Night sky photography is one of the most beautiful fields of photography. Turning your camera towards the skies to photograph stars is, however, no easy feat.
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Photography Equipment For Astrophotography
When it comes to night sky photography, you need either a DSLR or mirrorless camera. Options with high ISO capabilities are not necessary. What you need are options that are considered ISO invariant.
Also, your camera must allow you to shoot in RAW format. Why? Because RAW allows you to edit your files without losing any quality.
An entry-level model such as the Canon 1300D is usually good enough for astrophotography.
Mirrorless M4/3 cameras such as the Olympus OM-D EM-10 MK III are impressive because of their 2x crop factor. It allows you to close in on targets with shorter and cheaper telephoto lenses than those with full-frame cameras.
You can check our post on the best astrophotography cameras here.
You don’t need to have the latest pro-graded lens to do night sky photography. For the most part, autofocus or in-lens/in-camera stabilisation aren’t necessary in astrophotography.
The truth is, I use old manual lenses from the film photography era.
What you need is a lens without too much chromatic aberration at relatively wide apertures. This is where modern ED lenses and APO refractors using low dispersion glass often have the edge over many old legacy lenses.
A great way to check if you can use your lens in astrophotography is to search it on Astrobin. It’s a great free site and image database where photographers like you can contribute.
Finally, you should go for lenses that perform well with apertures in the range of f/2.8 to f/5.6 for deep-sky astrophotography. Slower lenses require longer exposures and even more images for stacking.
Typical focal lengths for the full-frame camera are:
- 50mm for wide star field images;
- 135mm for closing in on small constellation or narrower starfields;
- longer telephoto for nebulae and galaxies close-ups;
- Teleconverters to extend your lens’s reach. It tends to cut some light coming into your camera. Nevertheless, It’s ideal for Moon Sun photography. You can also use them to capture other celestial objects such as the Orion Nebula and the Pleiades.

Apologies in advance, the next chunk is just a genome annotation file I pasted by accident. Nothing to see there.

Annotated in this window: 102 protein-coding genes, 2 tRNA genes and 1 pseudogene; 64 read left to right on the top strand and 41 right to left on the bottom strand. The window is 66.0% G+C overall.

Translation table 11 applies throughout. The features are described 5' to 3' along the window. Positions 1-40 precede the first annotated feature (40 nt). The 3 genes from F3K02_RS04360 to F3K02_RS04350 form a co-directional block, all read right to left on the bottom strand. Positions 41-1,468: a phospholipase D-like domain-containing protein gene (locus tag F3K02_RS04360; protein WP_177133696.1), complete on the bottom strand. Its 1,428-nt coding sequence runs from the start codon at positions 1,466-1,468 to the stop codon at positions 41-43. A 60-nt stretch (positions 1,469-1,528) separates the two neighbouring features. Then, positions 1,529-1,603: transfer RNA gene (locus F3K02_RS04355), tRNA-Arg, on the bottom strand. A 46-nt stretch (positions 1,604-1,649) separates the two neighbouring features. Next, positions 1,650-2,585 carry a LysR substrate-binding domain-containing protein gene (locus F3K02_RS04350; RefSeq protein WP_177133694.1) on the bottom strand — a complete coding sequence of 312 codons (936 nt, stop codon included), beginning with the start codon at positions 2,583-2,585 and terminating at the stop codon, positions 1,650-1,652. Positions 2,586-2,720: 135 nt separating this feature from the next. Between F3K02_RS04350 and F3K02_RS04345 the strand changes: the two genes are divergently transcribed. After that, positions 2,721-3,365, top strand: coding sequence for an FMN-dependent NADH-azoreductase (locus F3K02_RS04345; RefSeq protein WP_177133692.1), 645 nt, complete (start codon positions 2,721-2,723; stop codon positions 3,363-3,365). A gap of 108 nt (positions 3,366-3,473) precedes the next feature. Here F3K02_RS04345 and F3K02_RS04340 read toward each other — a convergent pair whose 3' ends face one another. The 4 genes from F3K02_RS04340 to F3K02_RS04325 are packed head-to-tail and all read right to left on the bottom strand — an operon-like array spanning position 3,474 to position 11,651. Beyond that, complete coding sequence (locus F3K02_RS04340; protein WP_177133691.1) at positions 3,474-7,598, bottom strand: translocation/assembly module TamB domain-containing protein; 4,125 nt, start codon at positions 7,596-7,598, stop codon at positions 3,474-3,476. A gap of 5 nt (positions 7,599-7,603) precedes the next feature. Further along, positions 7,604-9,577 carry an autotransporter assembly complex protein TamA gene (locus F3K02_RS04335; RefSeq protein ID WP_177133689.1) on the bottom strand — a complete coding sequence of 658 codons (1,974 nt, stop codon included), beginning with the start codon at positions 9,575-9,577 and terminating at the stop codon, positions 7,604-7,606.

If you want to see how big a target will be in the field of view of your camera-lens system, you can use the free software Stellarium. Just insert the info for the camera sensor and lens (telescope).
A word of advice. Don’t get stuck with filling the frame at all costs. Very long focal lengths and high magnifications are challenging. Cropping your image is perfectly acceptable in astrophotography.
If you don’t have the luxury of doing night sky photography from your garden and have to backpack like me, you’ll be out in the field for a while. You’ll need to carry your gear and things to make your Astro trips more comfortable. I prefer to use backpacks similar to those for mountaineers, such as those in the F-stop mountain series.
Below is a shortlist of the essential photography accessories you should have with you:
- Remote shutter with an intervalometer;
- Sturdy tripod;
- Camera backpack with some room for your stuff;
- Lightweight equatorial mount with accessories;
- A classic compass is more reliable than the one on your smartphone, and it is essential for an excellent polar alignment of the mount;
- UHC and LPR filters (Baader, Hoya, etc.) to boost contrast in the images and fight light pollution;
- USB dew strip heater to prevent your lens from fogging in cold and humid conditions. A power bank to power it;
- Lens hood;
- Spare batteries and a high capacity memory card;
- Headlamps with a red light to see what you are doing without spoiling your night adaptation;
- Tea/kitchen sieve to help you focusing on stars;
- Smartphone with astronomy apps;
- Post-processing software, such as Photoshop;
- Noise Reduction software, such as Noise Ninja.
Subjects for DSLR Astrophotographers
There is no shortage of subjects for astrophotography. There’s the Moon, Sun, constellations, stars, and countless deep-sky objects. You can keep yourself busy for many years to come.
The Moon and the Sun
You can capture the Moon and the Sun with a long telephoto lens. You don’t even need a tripod if you have image stabilisation.
Warning! DO NOT attempt to observe the Sun or photograph it without using a properly designed filter. They are cheap and will save your eyes and your gear.
This article deals with Moon and Sun photography in detail. It’s a great place to start on how to take night photos.
Stars and Star Clusters